makita 9.6v right angle drill good drill quality, not enough power for anything and I mean anything

paslode cordless framing nailer Don't get me wrong its awesome and handy, but in the last three years other people have used it not me. not at all

any six or seven of the twelve sets of sockets that I have

cherry picker

16 ton hydrualic pipe bender

engine stand

cheap harbor freight lathe

I am sure there are many others but that is all I can think of today. I can't pass on a clearance deal.

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Edge clamps never seem to work like you think; I throw them in the unnecessary pile.

Some 'economical' aluminum bar clamps that were a special buy from LV. Pads on the ends slide off as you turn them; not much clamping force; not much clamping reach. I now use one (of the 8) when I want to shape a handle.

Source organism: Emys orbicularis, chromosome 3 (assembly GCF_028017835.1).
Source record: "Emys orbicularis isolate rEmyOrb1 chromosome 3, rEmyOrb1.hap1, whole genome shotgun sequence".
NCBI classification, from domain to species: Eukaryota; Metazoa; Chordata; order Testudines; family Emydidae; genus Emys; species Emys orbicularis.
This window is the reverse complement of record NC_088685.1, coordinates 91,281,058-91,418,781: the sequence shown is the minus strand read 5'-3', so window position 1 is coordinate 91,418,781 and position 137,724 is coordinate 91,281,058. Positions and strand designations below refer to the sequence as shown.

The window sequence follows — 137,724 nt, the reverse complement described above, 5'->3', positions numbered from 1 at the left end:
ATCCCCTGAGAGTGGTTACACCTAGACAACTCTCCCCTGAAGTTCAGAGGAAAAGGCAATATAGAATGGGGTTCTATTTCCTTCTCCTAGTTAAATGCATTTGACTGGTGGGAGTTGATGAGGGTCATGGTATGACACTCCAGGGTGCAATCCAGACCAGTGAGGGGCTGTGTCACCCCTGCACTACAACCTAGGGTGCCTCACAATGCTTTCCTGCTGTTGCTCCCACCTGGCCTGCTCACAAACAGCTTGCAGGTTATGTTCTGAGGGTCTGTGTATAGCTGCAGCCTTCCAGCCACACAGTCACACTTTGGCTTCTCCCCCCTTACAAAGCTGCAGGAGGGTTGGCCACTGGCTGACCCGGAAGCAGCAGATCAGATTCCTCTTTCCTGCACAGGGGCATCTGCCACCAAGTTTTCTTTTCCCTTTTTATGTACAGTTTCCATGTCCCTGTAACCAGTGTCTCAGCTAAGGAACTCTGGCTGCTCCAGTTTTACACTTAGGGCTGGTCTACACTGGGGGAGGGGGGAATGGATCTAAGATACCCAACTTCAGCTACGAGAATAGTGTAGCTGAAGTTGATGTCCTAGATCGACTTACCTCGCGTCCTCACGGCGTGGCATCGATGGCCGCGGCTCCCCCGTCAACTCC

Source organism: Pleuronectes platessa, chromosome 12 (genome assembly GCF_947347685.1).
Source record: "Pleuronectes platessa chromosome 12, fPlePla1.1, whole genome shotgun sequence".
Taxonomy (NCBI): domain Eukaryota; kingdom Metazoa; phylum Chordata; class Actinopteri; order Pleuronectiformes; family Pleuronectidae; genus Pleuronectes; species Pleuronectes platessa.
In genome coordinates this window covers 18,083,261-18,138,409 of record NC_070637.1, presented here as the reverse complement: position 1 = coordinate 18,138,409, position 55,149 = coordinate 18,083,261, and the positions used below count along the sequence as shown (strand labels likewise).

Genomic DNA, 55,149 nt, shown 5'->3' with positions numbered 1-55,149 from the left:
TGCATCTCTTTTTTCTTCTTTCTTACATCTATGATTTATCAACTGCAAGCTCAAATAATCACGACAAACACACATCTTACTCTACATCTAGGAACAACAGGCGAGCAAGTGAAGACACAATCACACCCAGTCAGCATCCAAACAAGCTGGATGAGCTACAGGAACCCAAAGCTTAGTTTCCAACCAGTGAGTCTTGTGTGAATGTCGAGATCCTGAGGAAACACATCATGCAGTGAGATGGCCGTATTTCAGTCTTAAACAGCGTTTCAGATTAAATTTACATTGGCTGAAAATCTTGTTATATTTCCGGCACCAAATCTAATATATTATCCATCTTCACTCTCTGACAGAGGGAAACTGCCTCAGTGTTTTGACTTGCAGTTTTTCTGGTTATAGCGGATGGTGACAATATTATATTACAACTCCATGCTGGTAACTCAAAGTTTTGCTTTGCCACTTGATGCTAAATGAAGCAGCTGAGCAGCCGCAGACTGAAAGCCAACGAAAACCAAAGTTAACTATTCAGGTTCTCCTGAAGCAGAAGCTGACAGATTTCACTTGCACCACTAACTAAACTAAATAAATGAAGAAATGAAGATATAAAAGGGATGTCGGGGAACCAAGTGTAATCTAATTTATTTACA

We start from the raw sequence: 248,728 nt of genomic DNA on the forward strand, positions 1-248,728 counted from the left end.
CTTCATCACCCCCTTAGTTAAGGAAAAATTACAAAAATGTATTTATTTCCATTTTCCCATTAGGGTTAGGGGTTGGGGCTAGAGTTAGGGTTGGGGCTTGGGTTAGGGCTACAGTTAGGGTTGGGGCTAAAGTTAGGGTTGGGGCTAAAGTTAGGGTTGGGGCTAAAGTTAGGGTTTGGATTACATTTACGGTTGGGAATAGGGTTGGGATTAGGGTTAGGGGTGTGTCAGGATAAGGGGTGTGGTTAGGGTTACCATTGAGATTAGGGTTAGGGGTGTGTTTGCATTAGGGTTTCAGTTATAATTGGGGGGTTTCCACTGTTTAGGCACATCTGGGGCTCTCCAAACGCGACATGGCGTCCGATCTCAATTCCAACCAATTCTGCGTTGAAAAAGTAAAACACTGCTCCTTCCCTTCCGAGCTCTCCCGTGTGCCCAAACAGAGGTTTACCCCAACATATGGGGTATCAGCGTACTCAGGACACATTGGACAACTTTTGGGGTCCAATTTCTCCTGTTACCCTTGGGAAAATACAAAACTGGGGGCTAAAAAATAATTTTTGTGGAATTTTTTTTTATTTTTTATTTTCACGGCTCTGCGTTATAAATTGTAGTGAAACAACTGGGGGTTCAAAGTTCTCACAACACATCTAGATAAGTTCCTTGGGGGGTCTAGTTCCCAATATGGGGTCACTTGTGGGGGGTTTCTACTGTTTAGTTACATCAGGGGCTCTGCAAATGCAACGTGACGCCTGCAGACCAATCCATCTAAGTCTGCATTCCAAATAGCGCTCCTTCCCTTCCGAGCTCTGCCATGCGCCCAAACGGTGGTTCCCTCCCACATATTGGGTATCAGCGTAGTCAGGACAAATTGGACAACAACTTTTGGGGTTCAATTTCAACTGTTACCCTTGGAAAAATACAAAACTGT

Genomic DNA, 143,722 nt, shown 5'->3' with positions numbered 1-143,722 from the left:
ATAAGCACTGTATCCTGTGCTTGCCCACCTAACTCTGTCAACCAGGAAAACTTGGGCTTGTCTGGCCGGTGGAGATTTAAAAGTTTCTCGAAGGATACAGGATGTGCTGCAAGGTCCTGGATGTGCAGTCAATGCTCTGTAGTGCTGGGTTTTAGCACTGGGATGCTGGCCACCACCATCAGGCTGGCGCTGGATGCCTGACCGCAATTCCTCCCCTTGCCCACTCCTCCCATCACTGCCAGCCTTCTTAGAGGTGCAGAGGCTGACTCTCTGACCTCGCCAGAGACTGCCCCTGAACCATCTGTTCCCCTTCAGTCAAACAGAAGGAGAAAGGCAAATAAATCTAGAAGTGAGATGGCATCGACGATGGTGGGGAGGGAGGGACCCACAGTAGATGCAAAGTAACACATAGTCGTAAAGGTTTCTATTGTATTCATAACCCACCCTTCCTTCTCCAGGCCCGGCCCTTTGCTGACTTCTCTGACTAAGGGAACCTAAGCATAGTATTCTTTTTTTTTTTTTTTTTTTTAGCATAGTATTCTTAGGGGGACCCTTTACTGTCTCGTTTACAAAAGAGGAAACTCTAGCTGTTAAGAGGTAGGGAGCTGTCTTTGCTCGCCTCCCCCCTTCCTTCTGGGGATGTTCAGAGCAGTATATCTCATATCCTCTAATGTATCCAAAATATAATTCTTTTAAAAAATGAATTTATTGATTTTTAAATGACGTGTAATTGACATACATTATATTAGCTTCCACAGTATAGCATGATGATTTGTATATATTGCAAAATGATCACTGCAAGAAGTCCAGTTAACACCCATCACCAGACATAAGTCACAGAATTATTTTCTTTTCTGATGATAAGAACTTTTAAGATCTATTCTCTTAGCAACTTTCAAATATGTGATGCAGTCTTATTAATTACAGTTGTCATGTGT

A box of turning tools. I don't have a lathe :) To explain, I was set to buy a lathe the next week then someone said "Don't do it until you are done with all your casework projects or you'll never touch them again!" My house was all torn up for remodeling at the time so I didn't tempt fate ;)

A combination square from a crafty woodworking store. You could open boxes with the edges, the head lets go, can't lock it down. Went to return it, but the manager cranked on it and said "see, it locks" and refused to take it back. Now when I help my neighbor mortise doors, I let him use that one :)

So, Wilbur, take the blade out of the scrub and hit the grinder. Put a nice wavy profile and use it to texture.

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Hmm..tools I love, but don't need. God, I think I have a lot of those.